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The character Snoopy from Charles Schultz's comic strip Peanuts trended on Saturday after a tweet sent out from the @Snoopy account was misinterpreted as racist.

The tweet, that was meant to honor Black History Month, showed a picture of Charlie Brown and Franklin, the comic strip's first Black character. Charlie says to Franklin, "You're one of the good ones."

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The tweet sparked an uproar that has yet to subside. The @Snoopy account was quick to delete the tweet and issue an apology.

"Earlier today a tweet from this account, featuring an image of two friends, was misinterpreted. As this was not the intended message of the post, it has been deleted so as not to perpetuate an inaccurate interpretation. The post was meant as a celebration of friendship."

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HBO

Regina King is disappointed by fans criticizing her new HBO series "Watchmen" because it's nothing like the original comic book series.

The award-winning actress stars as a wife, a detective and a masked vigilante known as Sister Night who takes out her revenge on racists.

In the popular 12 issue DC Comics series, published from 1986 to 1987 and based in New York City, the non-traditional superheroes were depicted as everyday people with more than their share of anxieties and insecurities.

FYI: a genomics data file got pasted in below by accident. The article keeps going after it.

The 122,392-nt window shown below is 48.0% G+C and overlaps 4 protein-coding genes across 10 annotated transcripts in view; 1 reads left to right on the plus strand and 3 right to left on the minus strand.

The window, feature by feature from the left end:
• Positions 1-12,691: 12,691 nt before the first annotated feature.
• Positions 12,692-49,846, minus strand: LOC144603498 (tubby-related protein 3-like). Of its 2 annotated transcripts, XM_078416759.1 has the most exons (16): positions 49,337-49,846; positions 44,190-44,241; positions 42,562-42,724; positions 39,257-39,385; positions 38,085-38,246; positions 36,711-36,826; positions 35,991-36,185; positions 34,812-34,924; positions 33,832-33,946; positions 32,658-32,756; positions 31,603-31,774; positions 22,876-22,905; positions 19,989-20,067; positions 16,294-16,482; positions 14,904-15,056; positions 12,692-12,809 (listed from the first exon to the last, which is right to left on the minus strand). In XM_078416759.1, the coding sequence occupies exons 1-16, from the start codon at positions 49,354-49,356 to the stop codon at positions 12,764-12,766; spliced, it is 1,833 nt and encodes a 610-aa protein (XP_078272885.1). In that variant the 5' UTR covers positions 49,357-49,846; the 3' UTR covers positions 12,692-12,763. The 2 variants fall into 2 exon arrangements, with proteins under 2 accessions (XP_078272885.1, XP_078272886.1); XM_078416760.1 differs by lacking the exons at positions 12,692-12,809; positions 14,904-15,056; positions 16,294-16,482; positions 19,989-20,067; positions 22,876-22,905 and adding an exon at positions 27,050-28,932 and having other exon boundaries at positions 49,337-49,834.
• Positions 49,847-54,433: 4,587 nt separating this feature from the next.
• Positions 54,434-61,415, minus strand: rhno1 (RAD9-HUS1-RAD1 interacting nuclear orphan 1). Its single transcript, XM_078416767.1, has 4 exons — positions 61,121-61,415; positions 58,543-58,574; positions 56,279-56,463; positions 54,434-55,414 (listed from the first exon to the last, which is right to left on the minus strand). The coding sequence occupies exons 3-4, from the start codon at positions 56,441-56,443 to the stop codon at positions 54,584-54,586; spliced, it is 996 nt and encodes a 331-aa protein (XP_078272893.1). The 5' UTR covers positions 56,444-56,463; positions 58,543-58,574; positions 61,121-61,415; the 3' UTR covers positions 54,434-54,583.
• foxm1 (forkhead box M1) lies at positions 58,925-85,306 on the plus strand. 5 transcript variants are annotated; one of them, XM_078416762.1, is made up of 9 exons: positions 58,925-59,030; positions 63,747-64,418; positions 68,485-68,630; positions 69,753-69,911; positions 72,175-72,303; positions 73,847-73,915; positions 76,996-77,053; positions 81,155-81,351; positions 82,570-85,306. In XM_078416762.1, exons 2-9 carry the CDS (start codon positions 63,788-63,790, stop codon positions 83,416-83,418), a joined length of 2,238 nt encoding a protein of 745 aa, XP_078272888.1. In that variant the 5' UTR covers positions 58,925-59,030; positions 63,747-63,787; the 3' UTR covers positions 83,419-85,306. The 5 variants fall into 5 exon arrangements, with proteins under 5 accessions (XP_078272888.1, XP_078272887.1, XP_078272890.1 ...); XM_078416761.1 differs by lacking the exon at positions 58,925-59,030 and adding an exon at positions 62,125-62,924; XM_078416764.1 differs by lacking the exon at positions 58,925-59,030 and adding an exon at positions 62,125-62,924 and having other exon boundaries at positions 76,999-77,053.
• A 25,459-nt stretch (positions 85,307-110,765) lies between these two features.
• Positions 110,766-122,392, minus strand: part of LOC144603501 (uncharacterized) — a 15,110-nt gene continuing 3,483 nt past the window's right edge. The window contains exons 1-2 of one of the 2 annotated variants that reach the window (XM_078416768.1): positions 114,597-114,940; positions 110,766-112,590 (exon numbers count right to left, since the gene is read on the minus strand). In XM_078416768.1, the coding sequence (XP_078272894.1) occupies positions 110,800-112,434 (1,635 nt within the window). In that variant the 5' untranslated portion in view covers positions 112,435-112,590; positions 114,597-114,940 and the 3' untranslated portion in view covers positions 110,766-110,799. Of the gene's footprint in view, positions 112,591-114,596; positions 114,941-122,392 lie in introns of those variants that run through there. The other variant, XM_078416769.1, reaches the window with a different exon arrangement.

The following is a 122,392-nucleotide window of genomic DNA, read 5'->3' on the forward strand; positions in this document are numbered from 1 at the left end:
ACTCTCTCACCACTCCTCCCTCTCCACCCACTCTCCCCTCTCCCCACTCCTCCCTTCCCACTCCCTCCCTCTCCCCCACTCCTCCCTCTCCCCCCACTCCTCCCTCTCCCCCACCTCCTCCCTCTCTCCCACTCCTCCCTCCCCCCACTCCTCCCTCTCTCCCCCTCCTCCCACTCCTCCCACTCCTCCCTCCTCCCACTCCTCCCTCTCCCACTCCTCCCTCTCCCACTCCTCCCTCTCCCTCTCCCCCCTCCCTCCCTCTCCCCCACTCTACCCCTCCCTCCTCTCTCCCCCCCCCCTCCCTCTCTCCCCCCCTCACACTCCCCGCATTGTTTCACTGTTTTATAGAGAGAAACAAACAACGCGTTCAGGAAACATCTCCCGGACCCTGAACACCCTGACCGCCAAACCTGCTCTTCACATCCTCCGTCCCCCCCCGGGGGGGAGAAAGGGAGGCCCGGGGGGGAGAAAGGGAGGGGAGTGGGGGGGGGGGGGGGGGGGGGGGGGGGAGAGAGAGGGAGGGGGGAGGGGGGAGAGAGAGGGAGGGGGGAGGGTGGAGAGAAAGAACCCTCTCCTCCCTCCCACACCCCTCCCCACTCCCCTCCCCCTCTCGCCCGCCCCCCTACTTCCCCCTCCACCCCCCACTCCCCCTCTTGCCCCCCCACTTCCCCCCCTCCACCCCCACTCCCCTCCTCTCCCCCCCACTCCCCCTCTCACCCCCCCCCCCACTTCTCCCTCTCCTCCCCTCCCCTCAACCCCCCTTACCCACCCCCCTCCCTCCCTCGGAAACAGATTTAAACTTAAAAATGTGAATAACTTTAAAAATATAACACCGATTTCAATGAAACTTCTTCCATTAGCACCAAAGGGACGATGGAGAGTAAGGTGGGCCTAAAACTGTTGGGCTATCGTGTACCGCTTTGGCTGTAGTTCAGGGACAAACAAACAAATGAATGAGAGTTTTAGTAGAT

The iconic comic book inspired television shows, films and books. HBO's new series "Watchmen" picks up in 2019 in Tulsa, Oklahoma. Viewers are disturbed over the fact that the series is so politicized and strays from the original comic book.

For example, the show opens with a reconstruction of the 1921 Tulsa Race Massacre - when a white mob attacked and killed hundreds of black residents in the Greenwood neighborhood of Tulsa, Oklahoma.

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Regina wants critics of the show to explain what makes them so uncomfortable about HBO's current political adaptation of the novel.

"With some people, I wonder if it's one of two things: were you truly a fan of the graphic novel? Because if you were, you'd realize there was a political story in there," King told Digital Spy. "And two, did it feel less political for you because you, as a white man right now, watching this, it's making you uncomfortable? Which one is it? A combination of both?"

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Fearing that the series will be canceled, King urged viewers to "keep watching", explaining: "I would like for (viewers) to reserve their judgment until they get to the ninth episode. From there, then express what you feel. But please let your expression be truly what you feel.

"I won't be satisfied with an answer that says, 'I don't like it because it wasn't anything like the graphic novel.' That wasn't the intention," she added. "I need you to dig a little deeper to tell me what it was that made you feel uncomfortable. I feel that that's very fair... Now, tell me why you feel uncomfortable?"